Albany, Home of Bobsledding

Just in time for the Olympics, this post is. Or it will be if I backdate it.

Last run

The folks at All Over Albany dug up an amazing test of the knowledge of eighth-graders in Albany in 1882. Not least amazing, besides the assumption that schoolchildren should know how to divide opium to the smallest scruple, was this instruction: “Write an exercise of 15 lines on the pass time of bobsledding.”

Several years ago, it was asserted that scenic Albany, New York, and not scenic St. Moritz, Switzerland, was the original home of the bobsleigh. Writing on the debate back in 2002, the Times Union’s Tim Farkas said a report from Albany City Historian Virginia Bowers listed the year of origin as 1885. This test would make it clear it was on the minds of Albanians at least three years earlier than that. The story goes that the earliest bob sleds were adapted from their use as lumber sleds, where two short (“bobbed”) sleds were linked together and hitched to teams of horses that could carry enormous loads of lumber.
It certainly makes sense –

– in 1872, Albany’s Lumber District, stretching north of Colonie Street along the Erie Canal (now Erie Boulevard – think Huck Finn’s Warehouse), was home to 47 lumber dealers, 35 of which were strictly wholesale, and 13 of which had multiple yards. That’s lots of lumber, and lots of sleds, and it wouldn’t be surprising if one day someone noticed how nicely one of those “bob sleds” could slide down the snow-packed hills. (In the days before the automobile, far from plowing the snow, cities packed it down to make the best sledding surface possible, and travel was usually much smoother in winter than any other time of the year. The thaw of spring brought rough sledding, a phrase still with us to this day.)

 Harper’s Young People, apparently a juvenile version of the venerable magazine, wrote in its March 17, 1885, edtiion, “‘Bobbing’ Under Protection of the Law.”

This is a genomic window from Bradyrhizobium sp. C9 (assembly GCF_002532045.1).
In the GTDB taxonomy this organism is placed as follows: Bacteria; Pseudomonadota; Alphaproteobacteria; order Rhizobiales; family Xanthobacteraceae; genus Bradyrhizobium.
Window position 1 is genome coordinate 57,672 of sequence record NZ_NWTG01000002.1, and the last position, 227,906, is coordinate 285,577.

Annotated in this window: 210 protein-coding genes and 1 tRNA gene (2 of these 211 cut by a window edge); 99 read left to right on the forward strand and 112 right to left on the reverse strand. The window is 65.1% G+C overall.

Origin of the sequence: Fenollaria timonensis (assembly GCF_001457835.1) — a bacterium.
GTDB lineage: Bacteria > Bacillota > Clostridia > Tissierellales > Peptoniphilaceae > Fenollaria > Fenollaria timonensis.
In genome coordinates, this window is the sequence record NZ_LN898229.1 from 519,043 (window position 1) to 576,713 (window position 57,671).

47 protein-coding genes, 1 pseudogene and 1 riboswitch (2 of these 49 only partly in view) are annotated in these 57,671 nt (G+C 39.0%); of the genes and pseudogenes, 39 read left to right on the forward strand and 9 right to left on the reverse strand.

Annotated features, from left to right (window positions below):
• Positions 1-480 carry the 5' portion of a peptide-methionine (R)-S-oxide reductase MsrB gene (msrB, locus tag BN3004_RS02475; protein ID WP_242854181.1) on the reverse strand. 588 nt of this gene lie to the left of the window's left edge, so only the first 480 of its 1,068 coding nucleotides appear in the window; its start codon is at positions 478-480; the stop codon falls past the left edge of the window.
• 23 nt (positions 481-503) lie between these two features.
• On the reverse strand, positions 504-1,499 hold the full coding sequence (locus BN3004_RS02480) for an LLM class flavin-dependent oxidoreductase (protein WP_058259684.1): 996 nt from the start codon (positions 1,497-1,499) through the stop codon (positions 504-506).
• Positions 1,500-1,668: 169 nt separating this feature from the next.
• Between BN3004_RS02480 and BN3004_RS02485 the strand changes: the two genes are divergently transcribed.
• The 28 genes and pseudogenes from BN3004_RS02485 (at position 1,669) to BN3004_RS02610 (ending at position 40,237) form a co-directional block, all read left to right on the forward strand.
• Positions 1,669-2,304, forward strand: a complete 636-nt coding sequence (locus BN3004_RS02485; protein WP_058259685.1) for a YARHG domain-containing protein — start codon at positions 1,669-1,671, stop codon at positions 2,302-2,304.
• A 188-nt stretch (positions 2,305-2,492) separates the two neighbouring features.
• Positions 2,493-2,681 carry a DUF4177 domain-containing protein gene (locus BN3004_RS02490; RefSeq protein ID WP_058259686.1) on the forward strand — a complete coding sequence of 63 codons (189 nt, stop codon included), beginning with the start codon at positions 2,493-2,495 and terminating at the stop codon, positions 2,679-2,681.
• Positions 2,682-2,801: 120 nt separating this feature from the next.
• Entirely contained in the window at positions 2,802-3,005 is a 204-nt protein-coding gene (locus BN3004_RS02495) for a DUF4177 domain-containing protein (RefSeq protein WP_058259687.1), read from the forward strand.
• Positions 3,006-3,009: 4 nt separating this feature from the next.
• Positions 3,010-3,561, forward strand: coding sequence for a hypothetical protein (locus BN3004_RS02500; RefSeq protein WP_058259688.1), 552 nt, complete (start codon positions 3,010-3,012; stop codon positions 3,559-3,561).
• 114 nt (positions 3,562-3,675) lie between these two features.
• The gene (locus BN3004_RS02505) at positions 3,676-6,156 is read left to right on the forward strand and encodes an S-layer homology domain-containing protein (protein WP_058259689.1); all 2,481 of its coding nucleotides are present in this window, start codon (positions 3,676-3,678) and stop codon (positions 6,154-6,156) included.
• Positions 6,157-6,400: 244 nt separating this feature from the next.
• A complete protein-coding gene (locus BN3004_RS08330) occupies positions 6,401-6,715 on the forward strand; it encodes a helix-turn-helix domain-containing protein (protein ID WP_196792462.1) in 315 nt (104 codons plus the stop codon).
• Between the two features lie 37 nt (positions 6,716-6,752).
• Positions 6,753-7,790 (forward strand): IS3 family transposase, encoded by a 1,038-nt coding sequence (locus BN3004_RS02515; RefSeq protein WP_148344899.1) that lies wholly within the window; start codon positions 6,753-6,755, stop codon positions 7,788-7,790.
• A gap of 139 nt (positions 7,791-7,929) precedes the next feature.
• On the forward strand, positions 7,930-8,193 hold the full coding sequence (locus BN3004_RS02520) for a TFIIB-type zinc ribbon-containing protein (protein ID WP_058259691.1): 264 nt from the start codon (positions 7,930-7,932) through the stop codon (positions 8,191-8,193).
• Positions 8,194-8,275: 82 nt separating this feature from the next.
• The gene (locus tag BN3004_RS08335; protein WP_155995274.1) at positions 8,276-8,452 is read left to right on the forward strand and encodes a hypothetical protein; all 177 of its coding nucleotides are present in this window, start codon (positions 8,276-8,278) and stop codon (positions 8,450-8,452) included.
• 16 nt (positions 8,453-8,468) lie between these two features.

“. . . American boys and young men are rapidly pushing the bob sled to the front as an American institution. Last month the Common Council of Albany, the city of hills as well as the capital of the Empire State, passed an ordinance making it lawful to use, every evening after half past seven, certain streets within the town limits for bobbing or coasting. Therefore doth the heart of the young Albanian rejoice to know that now, instead of running the risk of being arrested for indulging in his favorite pastime, the once-dreaded police are detailed to clear the track for him. The deepest snow of the season lay on the ground the week this marvellous change was wrought, and every night the favored streets echoed to the shouts of the happy ‘bobbers’ and to the clanging of their gongs of warning.

“A ‘bob,’ we may here explain for the benefit of some of our readers, is simply a long board set on two independent runners. The picture on the front page of this number shows one of the ordinary kind. The sleds of the Albany boys are provided with appropriate names, such as Avalanche, Polaris, Dynamiter, etc. The largest, called the Brooklyn Bridge, measures twenty-nine feet in length, weighs over five hundred pounds, and will carry thirty-three persons. When it is remembered that some of the Albany hills are ten and twelve blocks long, the speed which a ‘bob’ of this description will attain can be imagined. Already, and in spite of every precaution, several accidents have occurred, some resulting fatally. The streets devoted to the sport are lined with spectators, and the horse-cars on a route crossing the favorite avenue are withdrawn early in the evening. On the other hand, many of the citizens are in favor of repealing the law, and it is probable that the privilege of bobbing under legal protection will not last as long as this winter’s snow.”